Seeing the Ixil, Guatemala

8th Avenue barista Luke "Stormo" Stormogipson traveled to Guatemala.
 
He was searching for a group of native Mayan coffee producers called the Ixil A'achimbal.
 
At the time, Think was selling a coffee, which we believed came from the Ixil, on our Single Source Menu.
 
Stormo got on a plane and went looking for our coffee in Santa Maria Nebaj. His investigation is below.

 
Nebaj is a small town in the highlands of Guatemala. From Guatemala City, it is a cool and indirect 6 hour ride up into the hills. I could feel the temperature drop as my legs fell asleep squished between two beautiful, short Mayan women on the converted school bus. Marimba infused pop remixes on the radio numbed my brain as we ascended and arrived in the town square. I was in the "Triangulo Ixil" [ee-sheel] where Think's Guatemalan coffee was supposed to come
from. But what community, specifically, were our beans sourced from?

 
Nebaj is a large town. Standing there, I could see coffee plants scattering the countryside into the horizon. How was I going to find our coffee? And so the scavenger hunt began. Luckily the next day was Sunday, and I knew a good way of tracking down anything to the source was by hitting up the local market and working backwards from there. Unfortunately I only found one bean seller, but he told me I could catch a bus up to a local "finca" (plantation) the next morning and continue my search from there. 8 AM rolled around and I was on my way up past Chajul (the second city in the "triangle") and on my way into nowhere Central America. There was nothing but green, fog and dirt roads for miles. I was the tallest, whitest person anyone on my bus had seen. And after 4 hours of bumpy mountain climbing and river hopping in a resurrected mini-bus, I was dropped off at "la cruz" in the road. The driver told me to walk up the only other road there and I would arrive. That seemed like my only option, so off I went.
 
After 2 hours of uphill switchbacks on a water-worn road I came upon cardamom plants galore and a gate to the farm. I was happily greeted by kids kicking a soccer ball and Marcos, who seemed eager to take me on tour and even feed/house me for the night. I met with an engineer of Finca La Perla, Edgar, later that evening before retreating to Marco's kitchen to set up my sleeping situation with his cats and ducks. Although similar coffee is grown here, I knew it wasn't exactly where our beans were from. I was looking for a mystical "Trapichitos" or "Somalito" that no one seemed to know about. Everyone in Nebaj that I asked just shook their heads and giggled. Here at La Perla the manager suggested another route: ride in the back of a pickup truck at 4 AM and head to another fork in the road (closer to Chajul) and take the road less traveled to 2 communities that he said sounded like what I was trying to find.

 

With no other leads I took his advice and before I knew it I was up and freezing my face off standing shakily in the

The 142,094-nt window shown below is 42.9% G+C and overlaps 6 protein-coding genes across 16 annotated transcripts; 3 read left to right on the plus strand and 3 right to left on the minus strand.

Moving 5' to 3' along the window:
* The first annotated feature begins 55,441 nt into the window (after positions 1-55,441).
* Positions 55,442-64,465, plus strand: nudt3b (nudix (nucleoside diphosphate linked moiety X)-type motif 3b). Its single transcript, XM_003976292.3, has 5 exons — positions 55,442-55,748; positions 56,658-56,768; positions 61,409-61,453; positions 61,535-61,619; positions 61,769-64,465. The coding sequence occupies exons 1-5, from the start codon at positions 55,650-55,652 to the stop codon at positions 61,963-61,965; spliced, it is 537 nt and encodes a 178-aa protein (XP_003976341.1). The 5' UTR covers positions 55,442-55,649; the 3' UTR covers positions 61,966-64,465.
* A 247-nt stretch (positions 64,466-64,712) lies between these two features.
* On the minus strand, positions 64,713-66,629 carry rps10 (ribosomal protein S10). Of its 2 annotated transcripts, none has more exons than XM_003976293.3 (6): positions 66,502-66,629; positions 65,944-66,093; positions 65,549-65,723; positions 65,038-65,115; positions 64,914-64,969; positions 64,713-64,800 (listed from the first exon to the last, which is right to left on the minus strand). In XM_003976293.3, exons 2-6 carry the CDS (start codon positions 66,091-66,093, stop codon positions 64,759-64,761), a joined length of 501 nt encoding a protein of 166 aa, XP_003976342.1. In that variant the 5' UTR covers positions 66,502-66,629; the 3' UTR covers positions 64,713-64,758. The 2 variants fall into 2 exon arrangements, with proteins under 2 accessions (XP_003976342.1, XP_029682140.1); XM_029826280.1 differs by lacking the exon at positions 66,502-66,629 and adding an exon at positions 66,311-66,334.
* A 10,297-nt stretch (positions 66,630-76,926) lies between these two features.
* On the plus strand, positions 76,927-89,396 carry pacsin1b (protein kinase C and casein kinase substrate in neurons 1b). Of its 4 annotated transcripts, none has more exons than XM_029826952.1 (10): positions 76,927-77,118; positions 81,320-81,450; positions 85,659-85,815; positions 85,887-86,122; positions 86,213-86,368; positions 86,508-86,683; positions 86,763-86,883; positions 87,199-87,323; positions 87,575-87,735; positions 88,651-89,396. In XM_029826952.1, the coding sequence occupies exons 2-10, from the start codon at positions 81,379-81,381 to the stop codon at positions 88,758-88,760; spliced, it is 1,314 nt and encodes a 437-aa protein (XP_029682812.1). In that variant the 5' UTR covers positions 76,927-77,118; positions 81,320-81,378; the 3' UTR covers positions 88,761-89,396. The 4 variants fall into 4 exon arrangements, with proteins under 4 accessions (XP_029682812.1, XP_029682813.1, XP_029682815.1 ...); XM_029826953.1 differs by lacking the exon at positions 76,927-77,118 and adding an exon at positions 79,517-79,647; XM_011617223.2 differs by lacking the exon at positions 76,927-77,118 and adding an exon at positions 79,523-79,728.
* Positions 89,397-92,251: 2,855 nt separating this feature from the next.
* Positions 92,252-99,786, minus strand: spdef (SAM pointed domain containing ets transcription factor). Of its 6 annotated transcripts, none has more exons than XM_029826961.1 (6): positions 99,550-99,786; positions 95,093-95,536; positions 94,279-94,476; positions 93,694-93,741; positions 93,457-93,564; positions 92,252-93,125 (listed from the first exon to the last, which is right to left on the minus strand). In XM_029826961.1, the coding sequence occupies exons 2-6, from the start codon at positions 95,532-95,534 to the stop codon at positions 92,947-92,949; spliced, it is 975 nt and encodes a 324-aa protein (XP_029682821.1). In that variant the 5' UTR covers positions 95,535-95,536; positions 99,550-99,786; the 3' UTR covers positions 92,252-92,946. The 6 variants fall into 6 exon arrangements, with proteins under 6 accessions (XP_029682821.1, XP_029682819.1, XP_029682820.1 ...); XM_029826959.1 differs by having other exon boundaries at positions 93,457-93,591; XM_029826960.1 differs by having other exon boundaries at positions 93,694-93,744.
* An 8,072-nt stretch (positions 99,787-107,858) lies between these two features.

back of a battered Toyota. 3 hours of pitch black careening later the driver stopped and let me off. Dawn was breaking as I started to walk. The crisp air dissipated as the sun rose and I walked for another 3 hours.

 Eventually I ran into Alejandro, his son Jorge, and Jorge's son, Jose. The grandfather was excited to run into a stranger on his familiar trek from the town back to his small community. His two donkeys were carrying fruits and veggies for home. Jorge reassured me that there was coffee where we were heading. I was relieved and proceeded to show them the single bag of coffee I brought from Think, to see if they would recognize their beans. They smelled it, and once we got to their homes, brewed it traditionally (boiling water with grounds in a metal pot, and drinking both together). Happy, they said it was definitely Guatemalan, and definitely from the Ixil region. However, since a large part of creating coffee for its final, drinkable form comes from the roasting process, they couldn't tell me if it was the coffee from their plants specifically. But their family generously hosted me, showed me their plants and the different types of coffee that can come from one type of plant (depending on the roasting process, etc...). Since I was there just before coffee season started, their operation wasn't in full force yet, and they said this years crop was highly influenced by "Roya" - a fungus that eats away slowly at the coffee leaves, eventually preventing the plant from photosynthesizing. The next day Jorge had to return to Chajul and gave me a ride along with some locals, and from there I made it back to my base in Nebaj. Whether or not I actually encountered the beans we sourced becomes secondary when I begin to think about the warmth of the people I encountered and how content they seemed in their simple yet satisfying
situations. I was more than comfortable with all of them, and can't thank them more for their help and openness.


Coffee was what I was searching for, but I ended up finding a community that was willing to take in a complete stranger
with open arms, smiles and excitement. I don't know if I impacted them in any way, but I certainly left with a renewed hope in human generosity - something that can sometimes get lost in the craziness of NYC. And I learned so much about coffee in the process.